Message From The Author
Ripped From the Headlines...
Greed, lust and family secrets shatter lives in Patricia Potters BROKEN HONOR.
by Tara Gelsomino
Some journalists never shake their nose for news.
Though its been nearly 13 years since she worked as a reporter for
The Atlanta Journal, when Patricia saw an intriguing article in her local paper in October 1999, her penchant for a good story was piqued. Id recently finished my first romantic suspense for Berkley, The Perfect Family, and was looking for a new idea. Then a headline jumped out at me: U.S. Forces Tied To Nazi War Loot. A special U.S. Commission investigating Holocaust assets in the United States had issued a report on an event that happened 50 years earlierU.S. forces captured a Nazi gold train toward the end of the war; valuables disappeared, never to be found.
All the bells in my head went off.
Patricia was particularly interested by the ramifications the article would have today. It was not so much that the event took placeAmerican forces accused of stealing Nazi lootso much as the fact that it came to light 50 years later. Generals were named. How did their children and grandchildren feel? How can you prove or disprove something that happened generations ago? How do you find out who was guilty of theftif, indeed, anyone was?
As the questions raced through Patricias brain, she knew shed found her next novel. Ironically, her editor at Berkley, Gail Fortune, had just read a similar, more in-depth article on the looting in the New York Times and was also intrigued. Patricia got the go-ahead and went to work, imagining what-if scenarios to the extreme. Her second romantic suspense, Broken Honor, takes up where the newspaper article left off, answering all the questions Patricia could dream up and more. The story begins when newspapers across the country report the long-forgotten looting incident. Soon, the four grandchildren of the generals named in the report find themselves in jeopardy.
To create the characters of the grandchildren, Patricia drew on opposing dynamics to craft four very diverse individuals whose personalities clash and clang at every opportunity. I love exploring the forces that might make people what they are today. So [I thought] who would be the children and grandchildren of these generals? Well, there might be the tradition-bound scion. The son of an officer of an officer of an officer. A family steeped in military tradition. Out of that came IrishColonel Lucien Irish Flaherty followed a hundred years of military tradition in his family. His whole life is duty, honor, country. Hes appalled when he reads the report and the shadow it casts on his grandfathers reputation and honor.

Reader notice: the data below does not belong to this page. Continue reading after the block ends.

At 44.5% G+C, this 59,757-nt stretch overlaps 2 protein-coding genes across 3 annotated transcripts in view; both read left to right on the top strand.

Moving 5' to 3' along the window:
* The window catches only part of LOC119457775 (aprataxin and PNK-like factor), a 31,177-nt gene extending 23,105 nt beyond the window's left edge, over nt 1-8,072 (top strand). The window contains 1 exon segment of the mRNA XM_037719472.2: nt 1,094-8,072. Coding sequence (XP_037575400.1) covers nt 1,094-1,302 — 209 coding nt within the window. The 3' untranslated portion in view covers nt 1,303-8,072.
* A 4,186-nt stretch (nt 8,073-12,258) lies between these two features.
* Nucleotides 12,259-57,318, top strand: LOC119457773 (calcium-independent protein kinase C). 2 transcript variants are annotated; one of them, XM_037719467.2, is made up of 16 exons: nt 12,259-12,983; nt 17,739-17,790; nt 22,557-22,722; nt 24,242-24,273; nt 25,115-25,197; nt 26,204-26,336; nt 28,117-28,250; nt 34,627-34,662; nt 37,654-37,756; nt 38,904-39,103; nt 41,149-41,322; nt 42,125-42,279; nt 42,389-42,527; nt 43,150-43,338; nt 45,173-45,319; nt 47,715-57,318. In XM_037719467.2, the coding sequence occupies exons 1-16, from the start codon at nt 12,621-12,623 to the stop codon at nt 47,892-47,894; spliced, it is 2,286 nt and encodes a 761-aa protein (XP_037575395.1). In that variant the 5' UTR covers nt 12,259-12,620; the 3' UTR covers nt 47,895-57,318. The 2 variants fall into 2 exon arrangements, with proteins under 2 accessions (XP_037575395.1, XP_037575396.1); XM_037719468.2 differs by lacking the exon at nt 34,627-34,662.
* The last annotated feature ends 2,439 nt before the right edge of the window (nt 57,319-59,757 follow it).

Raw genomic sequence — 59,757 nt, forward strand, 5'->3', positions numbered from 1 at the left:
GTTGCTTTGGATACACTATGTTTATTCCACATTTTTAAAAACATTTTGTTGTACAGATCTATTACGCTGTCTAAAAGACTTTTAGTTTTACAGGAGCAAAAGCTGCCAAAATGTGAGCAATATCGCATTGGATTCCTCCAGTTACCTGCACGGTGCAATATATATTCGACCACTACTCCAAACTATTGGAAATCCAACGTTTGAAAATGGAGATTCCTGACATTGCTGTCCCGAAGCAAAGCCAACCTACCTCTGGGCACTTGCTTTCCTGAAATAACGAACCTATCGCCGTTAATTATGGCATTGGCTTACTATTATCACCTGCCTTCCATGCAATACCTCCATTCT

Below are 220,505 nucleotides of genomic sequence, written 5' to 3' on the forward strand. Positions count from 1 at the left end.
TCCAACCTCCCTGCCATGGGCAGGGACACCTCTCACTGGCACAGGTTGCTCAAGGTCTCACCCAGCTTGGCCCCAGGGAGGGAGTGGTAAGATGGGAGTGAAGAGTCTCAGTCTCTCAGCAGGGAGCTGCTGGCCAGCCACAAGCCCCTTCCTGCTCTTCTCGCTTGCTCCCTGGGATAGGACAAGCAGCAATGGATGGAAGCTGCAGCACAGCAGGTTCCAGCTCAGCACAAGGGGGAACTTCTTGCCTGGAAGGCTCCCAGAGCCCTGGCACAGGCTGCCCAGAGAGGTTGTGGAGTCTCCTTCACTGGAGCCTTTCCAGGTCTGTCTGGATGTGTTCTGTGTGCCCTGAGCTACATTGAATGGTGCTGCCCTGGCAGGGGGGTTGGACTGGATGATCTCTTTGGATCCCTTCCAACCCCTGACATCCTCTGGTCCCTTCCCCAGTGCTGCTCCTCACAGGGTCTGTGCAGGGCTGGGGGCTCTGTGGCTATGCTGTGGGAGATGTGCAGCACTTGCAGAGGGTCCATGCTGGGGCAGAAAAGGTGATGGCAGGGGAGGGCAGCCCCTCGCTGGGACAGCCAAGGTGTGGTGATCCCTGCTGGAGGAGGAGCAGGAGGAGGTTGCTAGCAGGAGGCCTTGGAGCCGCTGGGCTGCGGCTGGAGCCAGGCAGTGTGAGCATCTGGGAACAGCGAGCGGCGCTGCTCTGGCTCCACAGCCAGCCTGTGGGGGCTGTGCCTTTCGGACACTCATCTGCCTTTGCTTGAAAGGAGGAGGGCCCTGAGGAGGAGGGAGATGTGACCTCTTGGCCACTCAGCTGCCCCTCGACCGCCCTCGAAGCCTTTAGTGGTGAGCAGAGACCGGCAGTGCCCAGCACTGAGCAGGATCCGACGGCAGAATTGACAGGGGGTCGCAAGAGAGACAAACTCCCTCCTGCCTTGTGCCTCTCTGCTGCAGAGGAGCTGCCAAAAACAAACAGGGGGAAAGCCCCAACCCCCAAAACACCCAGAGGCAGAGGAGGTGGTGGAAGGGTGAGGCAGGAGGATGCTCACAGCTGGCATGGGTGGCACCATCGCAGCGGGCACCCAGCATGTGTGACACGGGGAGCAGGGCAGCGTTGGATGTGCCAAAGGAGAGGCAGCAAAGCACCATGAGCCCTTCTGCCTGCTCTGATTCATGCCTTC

Irish vows to get to the bottom of the missing loot, and his quest sends him on a search for the other generals histories and into the lives of their grandchildren, starting with Amy Mallory, a history professor who specializes in U.S. war protests. The daughter of a flower child who opposed her fathers involvement in the war, Amys wary of military men and just as Irish starts to get in touch with her, several attempts on her life are made. Can she trust him or is he the one trying to kill her?
The remaining two grandchildren are also opposites. Dustin is an ambitious assistant Secretary of State, who will do anything to protect his career. His cousin Sally has never found her place in life; her own chaotic upbringing makes it impossible for her to make a commitment.
Are they also victims? Or are they involved in the violence that swirls around Amy and Irish? Well, youll have to read BROKEN HONOR to find out. But suffice it to say, Dustin especially seems to be a particularly curious creature, with an overwhelming, almost menacing drive to succeed and a creepy bond with his cousin that seems quasi-incestuous. I love writing complex family relationships and few, I expect, are as complex as these people. I also enjoy writing about people who are neither all good or all bad, but a combination of the two.
Duality is a concept thats become quite familiar to Patricia. Shes always written in more than one subgenre, penning contemporaries for Silhouette Intimate Moments, historicals for Harlequin and Bantam, and currently shes writing a Scottish trilogy for Jove along with her romantic suspense for Berkley. Still, one thing all her recent novels have in common is that they all revolve around secretsespecially juicy, explosive family secrets.
And Patricia knows from family secrets. She was in her 30s when a long-lost member of her own family surfaced and a family reunion was organized. Patricia met for the first time an entire branch of the family tree that she never knew existed, and over subsequent years and reunions, family secrets spilled outtales of violence and suicide that had ripped the family apart. Those stories inspired her first romantic suspense (sold last year), and the love of exploring family secrets is something that has stayed with her. I like the emotional appeal of family secrets. For me, it deepens the potential for characterization. Exploring relationships and the past add a certain richness and accelerate the suspense. Sure enough, Patricias next romantic suspense due out in January 2003 also involves family secrets. A young woman from Colorado discovers she is the daughter of a Boston crime lord and has a twin brother shed never known about. Danger stalks her from the moment she learns her entire life has been a lie.
Before that though, its back to historicals in July 2002. THE DIAMOND KING features Alex, the brother of the heroine in The Heart Queen. Its another mismatch: a fugitive Jacobite escaping from Scotland after the war of 45 and a Campbell lass who has agreed to a marriage of convenience in the colonies. If these two can conquer hundreds of years of hatred, then anything is possible
And in Patricias world, anything is!
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